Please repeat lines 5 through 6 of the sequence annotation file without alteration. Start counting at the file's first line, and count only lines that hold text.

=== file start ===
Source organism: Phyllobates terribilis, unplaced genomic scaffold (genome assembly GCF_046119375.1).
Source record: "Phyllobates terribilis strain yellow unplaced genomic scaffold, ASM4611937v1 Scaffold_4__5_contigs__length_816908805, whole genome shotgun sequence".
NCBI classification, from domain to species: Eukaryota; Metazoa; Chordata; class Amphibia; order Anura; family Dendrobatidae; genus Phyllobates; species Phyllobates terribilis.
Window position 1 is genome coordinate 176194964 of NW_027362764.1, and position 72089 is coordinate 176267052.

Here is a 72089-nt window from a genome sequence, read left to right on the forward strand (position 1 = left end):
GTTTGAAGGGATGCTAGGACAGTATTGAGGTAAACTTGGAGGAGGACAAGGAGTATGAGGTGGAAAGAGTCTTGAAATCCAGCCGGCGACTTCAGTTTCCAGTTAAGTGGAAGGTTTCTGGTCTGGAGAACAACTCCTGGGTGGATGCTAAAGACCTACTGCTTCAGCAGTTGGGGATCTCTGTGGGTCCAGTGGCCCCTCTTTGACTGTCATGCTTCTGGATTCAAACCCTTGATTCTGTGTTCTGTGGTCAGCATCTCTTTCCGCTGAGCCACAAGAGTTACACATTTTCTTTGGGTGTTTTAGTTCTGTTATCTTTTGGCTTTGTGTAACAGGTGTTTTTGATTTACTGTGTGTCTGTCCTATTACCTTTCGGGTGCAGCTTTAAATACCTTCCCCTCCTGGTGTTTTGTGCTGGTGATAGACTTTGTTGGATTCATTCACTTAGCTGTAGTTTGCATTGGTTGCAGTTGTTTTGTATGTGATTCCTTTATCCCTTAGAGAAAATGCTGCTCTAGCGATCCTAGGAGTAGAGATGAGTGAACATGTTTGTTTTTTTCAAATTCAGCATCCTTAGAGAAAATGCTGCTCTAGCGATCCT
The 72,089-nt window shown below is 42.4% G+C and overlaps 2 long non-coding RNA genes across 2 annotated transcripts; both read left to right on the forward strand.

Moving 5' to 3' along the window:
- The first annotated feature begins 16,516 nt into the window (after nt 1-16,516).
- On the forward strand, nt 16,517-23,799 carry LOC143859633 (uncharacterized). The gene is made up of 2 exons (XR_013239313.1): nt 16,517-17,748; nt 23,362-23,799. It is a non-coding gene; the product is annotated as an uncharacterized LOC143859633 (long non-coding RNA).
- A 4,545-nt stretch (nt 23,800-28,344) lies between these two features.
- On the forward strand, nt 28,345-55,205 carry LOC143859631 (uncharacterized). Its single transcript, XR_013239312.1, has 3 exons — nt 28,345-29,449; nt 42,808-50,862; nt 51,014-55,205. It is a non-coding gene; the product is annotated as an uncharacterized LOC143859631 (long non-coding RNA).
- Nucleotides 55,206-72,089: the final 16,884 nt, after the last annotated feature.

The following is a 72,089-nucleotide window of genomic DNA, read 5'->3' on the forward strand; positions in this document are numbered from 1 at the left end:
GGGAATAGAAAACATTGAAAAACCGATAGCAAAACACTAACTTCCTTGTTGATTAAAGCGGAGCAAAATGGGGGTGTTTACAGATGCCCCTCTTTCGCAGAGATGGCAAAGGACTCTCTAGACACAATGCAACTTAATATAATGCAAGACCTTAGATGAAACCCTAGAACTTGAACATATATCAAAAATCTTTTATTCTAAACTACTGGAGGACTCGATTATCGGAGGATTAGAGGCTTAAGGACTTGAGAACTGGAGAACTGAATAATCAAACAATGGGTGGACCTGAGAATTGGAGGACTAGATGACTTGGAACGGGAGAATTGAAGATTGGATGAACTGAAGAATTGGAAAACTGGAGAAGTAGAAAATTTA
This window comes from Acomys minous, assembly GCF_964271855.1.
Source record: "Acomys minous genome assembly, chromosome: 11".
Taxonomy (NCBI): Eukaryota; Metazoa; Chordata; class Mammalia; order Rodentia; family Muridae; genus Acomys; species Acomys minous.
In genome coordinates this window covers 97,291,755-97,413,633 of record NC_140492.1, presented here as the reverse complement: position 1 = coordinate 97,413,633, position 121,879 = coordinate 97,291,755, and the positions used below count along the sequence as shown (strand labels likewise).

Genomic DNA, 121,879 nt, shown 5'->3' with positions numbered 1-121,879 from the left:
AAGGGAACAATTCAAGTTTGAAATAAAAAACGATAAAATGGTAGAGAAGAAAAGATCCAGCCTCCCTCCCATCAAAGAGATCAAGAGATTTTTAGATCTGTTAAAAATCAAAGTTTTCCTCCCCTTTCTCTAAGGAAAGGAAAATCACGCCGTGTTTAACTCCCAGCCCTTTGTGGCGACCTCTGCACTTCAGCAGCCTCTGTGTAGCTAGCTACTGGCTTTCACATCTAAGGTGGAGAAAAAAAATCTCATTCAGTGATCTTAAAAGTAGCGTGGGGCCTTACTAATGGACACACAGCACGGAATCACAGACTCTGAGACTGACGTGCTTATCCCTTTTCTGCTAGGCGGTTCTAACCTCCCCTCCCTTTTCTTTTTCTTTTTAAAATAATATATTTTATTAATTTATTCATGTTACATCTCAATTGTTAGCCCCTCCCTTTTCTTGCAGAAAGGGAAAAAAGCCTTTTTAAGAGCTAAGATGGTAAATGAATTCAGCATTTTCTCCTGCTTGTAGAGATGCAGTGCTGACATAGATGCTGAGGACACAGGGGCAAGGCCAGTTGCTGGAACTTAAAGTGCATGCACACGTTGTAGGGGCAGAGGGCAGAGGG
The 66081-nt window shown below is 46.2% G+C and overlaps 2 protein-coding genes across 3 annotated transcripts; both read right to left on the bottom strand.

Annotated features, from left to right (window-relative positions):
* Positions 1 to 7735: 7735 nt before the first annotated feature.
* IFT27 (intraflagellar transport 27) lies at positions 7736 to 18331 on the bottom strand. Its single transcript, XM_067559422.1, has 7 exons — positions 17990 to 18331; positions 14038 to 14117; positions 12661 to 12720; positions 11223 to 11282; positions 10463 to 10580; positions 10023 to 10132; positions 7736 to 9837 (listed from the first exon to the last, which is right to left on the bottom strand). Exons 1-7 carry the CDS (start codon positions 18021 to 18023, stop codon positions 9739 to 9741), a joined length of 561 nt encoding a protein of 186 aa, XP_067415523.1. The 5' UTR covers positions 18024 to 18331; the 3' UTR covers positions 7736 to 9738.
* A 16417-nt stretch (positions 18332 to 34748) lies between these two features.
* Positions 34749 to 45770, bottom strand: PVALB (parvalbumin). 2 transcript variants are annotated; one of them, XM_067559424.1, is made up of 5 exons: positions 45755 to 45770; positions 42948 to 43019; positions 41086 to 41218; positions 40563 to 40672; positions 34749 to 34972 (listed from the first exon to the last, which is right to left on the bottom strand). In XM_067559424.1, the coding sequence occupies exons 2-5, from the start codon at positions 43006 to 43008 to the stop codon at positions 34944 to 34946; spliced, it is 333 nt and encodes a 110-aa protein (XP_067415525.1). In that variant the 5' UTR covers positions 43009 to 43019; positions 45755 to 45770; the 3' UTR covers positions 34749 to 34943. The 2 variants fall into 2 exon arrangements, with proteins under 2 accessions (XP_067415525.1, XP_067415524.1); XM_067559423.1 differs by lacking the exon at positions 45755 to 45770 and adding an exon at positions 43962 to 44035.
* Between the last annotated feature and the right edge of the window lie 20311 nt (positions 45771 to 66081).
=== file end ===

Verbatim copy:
Here is a 72089-nt window from a genome sequence, read left to right on the forward strand (position 1 = left end):
GTTTGAAGGGATGCTAGGACAGTATTGAGGTAAACTTGGAGGAGGACAAGGAGTATGAGGTGGAAAGAGTCTTGAAATCCAGCCGGCGACTTCAGTTTCCAGTTAAGTGGAAGGTTTCTGGTCTGGAGAACAACTCCTGGGTGGATGCTAAAGACCTACTGCTTCAGCAGTTGGGGATCTCTGTGGGTCCAGTGGCCCCTCTTTGACTGTCATGCTTCTGGATTCAAACCCTTGATTCTGTGTTCTGTGGTCAGCATCTCTTTCCGCTGAGCCACAAGAGTTACACATTTTCTTTGGGTGTTTTAGTTCTGTTATCTTTTGGCTTTGTGTAACAGGTGTTTTTGATTTACTGTGTGTCTGTCCTATTACCTTTCGGGTGCAGCTTTAAATACCTTCCCCTCCTGGTGTTTTGTGCTGGTGATAGACTTTGTTGGATTCATTCACTTAGCTGTAGTTTGCATTGGTTGCAGTTGTTTTGTATGTGATTCCTTTATCCCTTAGAGAAAATGCTGCTCTAGCGATCCTAGGAGTAGAGATGAGTGAACATGTTTGTTTTTTTCAAATTCAGCATCCTTAGAGAAAATGCTGCTCTAGCGATCCT